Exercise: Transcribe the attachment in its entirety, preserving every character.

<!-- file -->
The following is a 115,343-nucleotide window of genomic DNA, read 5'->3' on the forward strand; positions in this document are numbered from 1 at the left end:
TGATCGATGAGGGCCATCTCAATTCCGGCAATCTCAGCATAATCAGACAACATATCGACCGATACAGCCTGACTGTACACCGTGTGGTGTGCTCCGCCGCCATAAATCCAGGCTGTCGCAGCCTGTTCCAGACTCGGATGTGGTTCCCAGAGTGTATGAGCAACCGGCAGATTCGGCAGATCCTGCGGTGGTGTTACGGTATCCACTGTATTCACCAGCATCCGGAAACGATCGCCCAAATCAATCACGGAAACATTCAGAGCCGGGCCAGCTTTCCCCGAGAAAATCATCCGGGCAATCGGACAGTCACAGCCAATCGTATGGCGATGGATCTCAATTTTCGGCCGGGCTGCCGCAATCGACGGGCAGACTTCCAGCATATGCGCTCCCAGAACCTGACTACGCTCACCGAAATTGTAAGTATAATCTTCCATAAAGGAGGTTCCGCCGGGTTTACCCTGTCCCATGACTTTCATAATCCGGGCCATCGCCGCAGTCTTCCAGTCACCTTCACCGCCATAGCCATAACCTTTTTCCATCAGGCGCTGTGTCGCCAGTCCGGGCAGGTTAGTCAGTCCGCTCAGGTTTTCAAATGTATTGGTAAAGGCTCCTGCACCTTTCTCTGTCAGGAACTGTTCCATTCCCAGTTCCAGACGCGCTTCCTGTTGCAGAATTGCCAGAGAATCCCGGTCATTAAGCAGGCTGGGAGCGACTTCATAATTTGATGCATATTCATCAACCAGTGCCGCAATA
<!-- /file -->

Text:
The following is a 115,343-nucleotide window of genomic DNA, read 5'->3' on the forward strand; positions in this document are numbered from 1 at the left end:
TGATCGATGAGGGCCATCTCAATTCCGGCAATCTCAGCATAATCAGACAACATATCGACCGATACAGCCTGACTGTACACCGTGTGGTGTGCTCCGCCGCCATAAATCCAGGCTGTCGCAGCCTGTTCCAGACTCGGATGTGGTTCCCAGAGTGTATGAGCAACCGGCAGATTCGGCAGATCCTGCGGTGGTGTTACGGTATCCACTGTATTCACCAGCATCCGGAAACGATCGCCCAAATCAATCACGGAAACATTCAGAGCCGGGCCAGCTTTCCCCGAGAAAATCATCCGGGCAATCGGACAGTCACAGCCAATCGTATGGCGATGGATCTCAATTTTCGGCCGGGCTGCCGCAATCGACGGGCAGACTTCCAGCATATGCGCTCCCAGAACCTGACTACGCTCACCGAAATTGTAAGTATAATCTTCCATAAAGGAGGTTCCGCCGGGTTTACCCTGTCCCATGACTTTCATAATCCGGGCCATCGCCGCAGTCTTCCAGTCACCTTCACCGCCATAGCCATAACCTTTTTCCATCAGGCGCTGTGTCGCCAGTCCGGGCAGGTTAGTCAGTCCGCTCAGGTTTTCAAATGTATTGGTAAAGGCTCCTGCACCTTTCTCTGTCAGGAACTGTTCCATTCCCAGTTCCAGACGCGCTTCCTGTTGCAGAATTGCCAGAGAATCCCGGTCATTAAGCAGGCTGGGAGCGACTTCATAATTTGATGCATATTCATCAACCAGTGCCGCAATA